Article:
What to do about Pakistan?

For obvious reasons, I’ve been obsessing about India and Pakistan for the last two days. To use the language of Joe Biden, it looks like Pakistan will be Obama’s first big foreign policy “test.” We don’t know whether the terrorist attacks in Mumbai were sponsored by the Pakistani intelligence services or not. But there is a sense in which this question is irrelevant since it’s clear that whatever the origins of the terrorist might be, the intent of the attacks was to strain relations between Indian and Pakistan, and also to punish India for its closer ties to the United States. 

Having said all that, I’m not sure what policy (or policies) the US should follow. Every path that’s open to the US seems fraught with danger.

A few quick points need to be made:

* One reason I’ve always been skeptical of all the talk about “democracy promotion” popular in US elite circles is because of the history of India and Pakistan. However imperfect it might be, India is the world’s largest democracy. And however valuable it may be as an ally, Pakistan has had only brief periods of democracy. Yet the United States and Britain have over the last 5 decades and more consistently allied themselves with Pakistan, not India.

* It’s not just that the Western powers are willing to overlook Pakistan’s lack of democracy. Britain and the US have been the great patrons of the Pakistani military, the most powerful and anti-democratic insitution in that country.

* Looked at honestly, there is no real Pakistan problem. The real problem is Western support for the military in Pakistan, which has warped that nation’s history. As Zizek said in a related context, we’ve created this monster, so we have an obligation to tame it.

* In the long run, I’m all for a policy of democracy promotion and de-militarization (Pakistan is one of the most militerized countries on earth). But given the current crisis, I’m not sure if there is time for that.

For some very reasonable thoughts on future US policy in the region, take a look at this report from the Center for America Progress, the liberal think tank that is emerging is the intellectual powerhouse of the Obama administration. Written by Caroline Wadhams, Brian Katulis, Lawrence J. Korb, Colin Cookman, the report offers some hope that American policy makers are fully aware of the complexity of the situation. As allergic as I am to technocratic liberalism, I appreciate the thoughtful of the report and it’s attempt to place current problems in a broad complex. The fact that president-elect Obama is listening to people like this is re-assuring.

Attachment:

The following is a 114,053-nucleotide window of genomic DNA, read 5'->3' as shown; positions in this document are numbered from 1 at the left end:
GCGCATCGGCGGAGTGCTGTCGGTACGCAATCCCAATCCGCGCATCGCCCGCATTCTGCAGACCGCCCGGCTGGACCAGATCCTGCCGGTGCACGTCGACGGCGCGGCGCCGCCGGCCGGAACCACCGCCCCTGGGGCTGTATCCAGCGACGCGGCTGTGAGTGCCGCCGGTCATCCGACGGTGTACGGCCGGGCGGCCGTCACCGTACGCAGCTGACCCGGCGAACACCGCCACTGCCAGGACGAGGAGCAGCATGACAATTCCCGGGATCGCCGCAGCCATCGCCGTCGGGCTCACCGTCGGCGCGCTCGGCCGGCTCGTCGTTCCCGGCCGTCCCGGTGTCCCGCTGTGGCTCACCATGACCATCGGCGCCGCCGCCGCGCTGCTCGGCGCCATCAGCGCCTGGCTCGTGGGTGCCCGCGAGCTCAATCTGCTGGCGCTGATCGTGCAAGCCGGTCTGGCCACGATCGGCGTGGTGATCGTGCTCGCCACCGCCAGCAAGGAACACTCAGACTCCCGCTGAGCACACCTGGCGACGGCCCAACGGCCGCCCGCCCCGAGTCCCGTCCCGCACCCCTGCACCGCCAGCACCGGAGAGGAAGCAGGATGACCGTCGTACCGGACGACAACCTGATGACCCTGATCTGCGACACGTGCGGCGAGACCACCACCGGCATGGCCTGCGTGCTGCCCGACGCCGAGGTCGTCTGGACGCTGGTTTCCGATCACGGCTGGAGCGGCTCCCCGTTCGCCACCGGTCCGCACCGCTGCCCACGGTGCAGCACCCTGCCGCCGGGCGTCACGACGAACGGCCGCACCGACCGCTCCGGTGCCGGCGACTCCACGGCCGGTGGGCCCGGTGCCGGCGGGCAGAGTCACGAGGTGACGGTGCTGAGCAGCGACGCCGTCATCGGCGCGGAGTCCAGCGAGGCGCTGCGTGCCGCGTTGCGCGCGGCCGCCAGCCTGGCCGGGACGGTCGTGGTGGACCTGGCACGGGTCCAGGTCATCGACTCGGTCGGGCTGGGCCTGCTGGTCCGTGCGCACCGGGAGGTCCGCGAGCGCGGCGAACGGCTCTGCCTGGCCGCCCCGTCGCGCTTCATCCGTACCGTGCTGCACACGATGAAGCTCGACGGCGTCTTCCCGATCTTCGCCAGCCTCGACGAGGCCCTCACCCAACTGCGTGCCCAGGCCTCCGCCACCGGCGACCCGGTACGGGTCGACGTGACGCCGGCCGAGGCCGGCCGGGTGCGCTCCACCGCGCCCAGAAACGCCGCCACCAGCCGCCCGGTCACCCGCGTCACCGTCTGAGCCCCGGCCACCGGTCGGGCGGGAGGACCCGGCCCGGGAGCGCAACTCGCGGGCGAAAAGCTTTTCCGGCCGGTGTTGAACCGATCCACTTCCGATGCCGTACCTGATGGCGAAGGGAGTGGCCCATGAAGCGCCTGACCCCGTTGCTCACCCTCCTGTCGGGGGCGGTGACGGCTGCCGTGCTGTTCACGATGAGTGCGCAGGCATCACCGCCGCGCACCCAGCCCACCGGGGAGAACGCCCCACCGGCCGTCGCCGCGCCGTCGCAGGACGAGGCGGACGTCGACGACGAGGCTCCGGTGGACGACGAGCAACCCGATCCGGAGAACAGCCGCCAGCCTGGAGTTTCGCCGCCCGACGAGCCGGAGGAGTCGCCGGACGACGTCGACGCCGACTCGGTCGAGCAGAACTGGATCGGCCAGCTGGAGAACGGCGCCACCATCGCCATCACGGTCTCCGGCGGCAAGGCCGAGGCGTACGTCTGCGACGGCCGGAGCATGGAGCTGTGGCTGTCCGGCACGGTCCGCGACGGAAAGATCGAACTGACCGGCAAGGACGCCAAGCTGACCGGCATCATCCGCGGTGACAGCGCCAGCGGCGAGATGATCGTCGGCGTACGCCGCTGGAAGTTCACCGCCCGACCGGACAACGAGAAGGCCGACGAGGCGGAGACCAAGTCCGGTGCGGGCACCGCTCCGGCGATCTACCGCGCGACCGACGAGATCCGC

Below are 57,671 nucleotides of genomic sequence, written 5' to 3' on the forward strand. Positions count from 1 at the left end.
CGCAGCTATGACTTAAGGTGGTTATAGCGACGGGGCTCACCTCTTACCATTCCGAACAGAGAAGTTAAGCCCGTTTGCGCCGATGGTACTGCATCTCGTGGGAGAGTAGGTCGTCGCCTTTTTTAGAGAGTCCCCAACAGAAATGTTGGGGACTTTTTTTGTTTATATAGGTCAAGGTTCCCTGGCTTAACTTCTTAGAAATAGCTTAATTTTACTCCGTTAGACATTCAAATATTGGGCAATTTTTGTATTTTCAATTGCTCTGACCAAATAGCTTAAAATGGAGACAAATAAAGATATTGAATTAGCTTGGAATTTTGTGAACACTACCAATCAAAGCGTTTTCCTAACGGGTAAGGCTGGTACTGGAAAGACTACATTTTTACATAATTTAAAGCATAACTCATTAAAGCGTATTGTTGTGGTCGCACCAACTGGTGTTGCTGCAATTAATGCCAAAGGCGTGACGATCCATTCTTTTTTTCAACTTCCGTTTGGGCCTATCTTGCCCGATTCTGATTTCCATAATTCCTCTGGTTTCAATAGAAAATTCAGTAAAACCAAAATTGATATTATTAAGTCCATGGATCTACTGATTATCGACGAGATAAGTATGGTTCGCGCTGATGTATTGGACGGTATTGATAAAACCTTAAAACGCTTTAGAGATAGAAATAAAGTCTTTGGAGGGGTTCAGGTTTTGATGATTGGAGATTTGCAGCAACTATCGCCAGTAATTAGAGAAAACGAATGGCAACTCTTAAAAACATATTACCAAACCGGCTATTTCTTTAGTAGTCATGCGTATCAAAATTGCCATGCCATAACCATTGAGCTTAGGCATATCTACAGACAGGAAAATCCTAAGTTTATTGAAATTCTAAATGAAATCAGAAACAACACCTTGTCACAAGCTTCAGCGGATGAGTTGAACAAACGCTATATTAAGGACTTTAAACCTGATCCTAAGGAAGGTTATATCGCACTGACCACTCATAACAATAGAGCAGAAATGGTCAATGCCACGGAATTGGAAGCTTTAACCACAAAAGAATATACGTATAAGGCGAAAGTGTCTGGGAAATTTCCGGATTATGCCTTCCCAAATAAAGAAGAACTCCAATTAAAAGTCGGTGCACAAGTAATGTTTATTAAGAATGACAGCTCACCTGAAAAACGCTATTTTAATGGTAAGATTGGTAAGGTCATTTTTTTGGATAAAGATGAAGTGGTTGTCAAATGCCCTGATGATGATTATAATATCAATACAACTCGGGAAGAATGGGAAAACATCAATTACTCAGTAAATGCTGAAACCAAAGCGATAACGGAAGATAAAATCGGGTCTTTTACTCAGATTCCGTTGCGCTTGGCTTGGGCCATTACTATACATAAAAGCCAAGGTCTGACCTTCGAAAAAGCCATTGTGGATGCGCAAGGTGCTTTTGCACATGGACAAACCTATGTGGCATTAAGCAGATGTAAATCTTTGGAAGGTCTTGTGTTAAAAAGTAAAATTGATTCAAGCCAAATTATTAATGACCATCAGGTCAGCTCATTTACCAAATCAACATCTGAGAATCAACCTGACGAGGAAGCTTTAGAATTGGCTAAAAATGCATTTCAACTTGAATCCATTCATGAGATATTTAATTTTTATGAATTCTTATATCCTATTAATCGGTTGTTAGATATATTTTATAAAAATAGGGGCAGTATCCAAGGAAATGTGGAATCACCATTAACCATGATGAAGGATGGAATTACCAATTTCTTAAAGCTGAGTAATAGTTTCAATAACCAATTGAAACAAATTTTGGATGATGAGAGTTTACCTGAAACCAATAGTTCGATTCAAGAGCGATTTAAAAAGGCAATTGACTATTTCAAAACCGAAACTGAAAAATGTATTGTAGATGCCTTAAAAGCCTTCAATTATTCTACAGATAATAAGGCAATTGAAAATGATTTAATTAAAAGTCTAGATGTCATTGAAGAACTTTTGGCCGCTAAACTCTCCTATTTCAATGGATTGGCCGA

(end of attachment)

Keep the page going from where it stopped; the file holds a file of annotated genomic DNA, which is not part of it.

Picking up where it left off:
5 thoughts on “What to do about Pakistan?

  1. This is something that has to be highly condemned. ITs a shame for our nation. Its time we stand together and fight this back. I came across a number of videos on the attack in the link below. They are really disturbing and making us feel for our country…

    http://www.tajtube.com/watch_video.php?v=42b9409ddca4080

    These coverages give us the real picture. If you see the below coverage, we get the feel that the mission to help the hostages has taken longer.

    http://www.kanbal.com/index.php?/Newsflash/mumbai-terrorist-attacks.html

    We cannot leave this to keep happening. These people will face it one day. The day cannot be too far. As Indians we need to stand together as one to battle the ugly face of terrorism.

  2. Hi Hansel,
    I’ll take a look at the Zizek review and write about it soon. I’m a bit suspicious because in my experience whenever the New Republic publishes a review about academic radicals (say Judith Butler or Fredric Jameson) they tend to distort the subject. But I’ll try and keep an open mind despite my TNR-phobia.

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